Thirty-five years ago when I would discuss placing an ad with my patients, it was always accompanied by a feeling of embarrassment. They hid it, afraid of being tagged as “losers.” A major stigma has been removed, and people are finally accepting that if one has not met someone at school or work, or in any other social setting, it is not embarrassing to go online. In fact, it is the central square of connection-making. I think this is one of the better changes that has taken place in dating. It’s the democratization of mate selection.

Changing marriage patterns have also had a profound effect on dating. In 1960, six in 10 people were married in their 20s. Today, about 80% of people in their 20s are unmarried. Marriage was the norm for young America; today it is the exception. People used to build their lives and their identities together with their spouses. Now we have the “capstone model.” I meet you at 27 or 29, fully formed, and following years of sexual nomadism. The capstone model presumes, as one of my friends put it, that you should only get married “after you’ve got your shit together.” Capstoners believe that marriage is something you enter into only after you’ve finished sowing your proverbial oats—and come into possession of the financial, emotional, and professional sophistication you’ll need to blend your life with another person without becoming dangerously dependent upon them. When you choose me, you choose me based on my carefully crafted authentic identity—an identity that I have worked very hard to develop before meeting you. This is a profound shift.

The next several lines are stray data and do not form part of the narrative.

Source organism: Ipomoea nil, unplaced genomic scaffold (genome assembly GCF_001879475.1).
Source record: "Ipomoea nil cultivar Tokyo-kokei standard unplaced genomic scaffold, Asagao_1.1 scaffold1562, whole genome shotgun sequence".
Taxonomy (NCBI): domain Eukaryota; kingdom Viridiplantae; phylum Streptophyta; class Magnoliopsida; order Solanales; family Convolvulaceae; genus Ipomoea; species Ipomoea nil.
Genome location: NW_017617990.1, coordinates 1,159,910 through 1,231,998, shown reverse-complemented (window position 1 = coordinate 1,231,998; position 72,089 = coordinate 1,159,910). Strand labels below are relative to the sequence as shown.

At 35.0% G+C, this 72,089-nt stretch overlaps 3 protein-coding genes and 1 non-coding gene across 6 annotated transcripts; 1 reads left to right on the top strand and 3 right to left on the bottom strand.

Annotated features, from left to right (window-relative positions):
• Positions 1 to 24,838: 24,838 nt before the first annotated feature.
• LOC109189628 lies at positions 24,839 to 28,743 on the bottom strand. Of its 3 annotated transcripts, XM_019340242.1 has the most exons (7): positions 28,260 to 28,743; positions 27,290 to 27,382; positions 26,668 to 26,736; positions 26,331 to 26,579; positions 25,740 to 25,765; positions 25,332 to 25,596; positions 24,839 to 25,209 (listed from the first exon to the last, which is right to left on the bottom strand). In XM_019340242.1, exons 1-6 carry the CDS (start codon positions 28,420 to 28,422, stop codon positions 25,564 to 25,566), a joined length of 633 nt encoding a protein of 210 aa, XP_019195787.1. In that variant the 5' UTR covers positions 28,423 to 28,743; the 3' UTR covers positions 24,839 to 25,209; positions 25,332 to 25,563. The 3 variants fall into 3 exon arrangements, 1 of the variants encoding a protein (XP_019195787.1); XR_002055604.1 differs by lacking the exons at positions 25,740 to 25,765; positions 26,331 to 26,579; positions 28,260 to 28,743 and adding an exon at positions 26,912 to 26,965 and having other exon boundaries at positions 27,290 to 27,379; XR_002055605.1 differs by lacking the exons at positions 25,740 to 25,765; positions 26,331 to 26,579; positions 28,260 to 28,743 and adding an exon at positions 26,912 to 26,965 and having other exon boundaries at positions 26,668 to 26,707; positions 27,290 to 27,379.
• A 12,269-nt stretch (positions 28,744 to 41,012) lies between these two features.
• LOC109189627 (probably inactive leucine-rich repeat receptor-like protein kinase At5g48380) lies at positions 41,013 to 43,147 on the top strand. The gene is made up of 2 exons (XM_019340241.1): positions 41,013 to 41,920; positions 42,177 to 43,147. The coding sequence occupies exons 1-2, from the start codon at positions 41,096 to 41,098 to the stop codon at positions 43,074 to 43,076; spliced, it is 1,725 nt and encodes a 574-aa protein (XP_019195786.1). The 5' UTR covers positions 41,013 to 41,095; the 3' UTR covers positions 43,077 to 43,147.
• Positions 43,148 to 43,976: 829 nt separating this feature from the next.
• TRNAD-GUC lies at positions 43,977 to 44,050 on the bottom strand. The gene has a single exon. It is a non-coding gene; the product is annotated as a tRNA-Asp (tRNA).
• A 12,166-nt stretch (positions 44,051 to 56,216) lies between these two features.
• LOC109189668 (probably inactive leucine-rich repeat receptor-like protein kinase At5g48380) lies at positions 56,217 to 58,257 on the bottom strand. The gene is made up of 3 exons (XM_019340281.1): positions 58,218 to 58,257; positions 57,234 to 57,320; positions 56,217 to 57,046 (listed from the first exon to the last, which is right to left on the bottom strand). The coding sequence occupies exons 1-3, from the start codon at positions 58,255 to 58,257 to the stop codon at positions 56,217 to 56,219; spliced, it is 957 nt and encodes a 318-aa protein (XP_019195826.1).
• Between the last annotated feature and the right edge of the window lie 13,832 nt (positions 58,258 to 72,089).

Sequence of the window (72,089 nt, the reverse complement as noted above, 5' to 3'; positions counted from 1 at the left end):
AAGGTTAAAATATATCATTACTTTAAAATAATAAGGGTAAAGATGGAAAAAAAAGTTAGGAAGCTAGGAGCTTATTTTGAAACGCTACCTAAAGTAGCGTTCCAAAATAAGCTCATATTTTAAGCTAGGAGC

In a culture where everything is disposable and downsizing confirms just how replaceable we are, you throw out your old computer, you throw out your old phone, and perhaps you even “upgrade” your girlfriend. People feel a sense of commodification. The smaller we feel in the world, the more we need to shine in the eyes of our partner. We want to know that we matter, and that, for at least one person, we are irreplaceable. We long to feel whole, to rise above the prison of our solitude. We are creatures of meaning; we have always struggled to assert that our lives matter.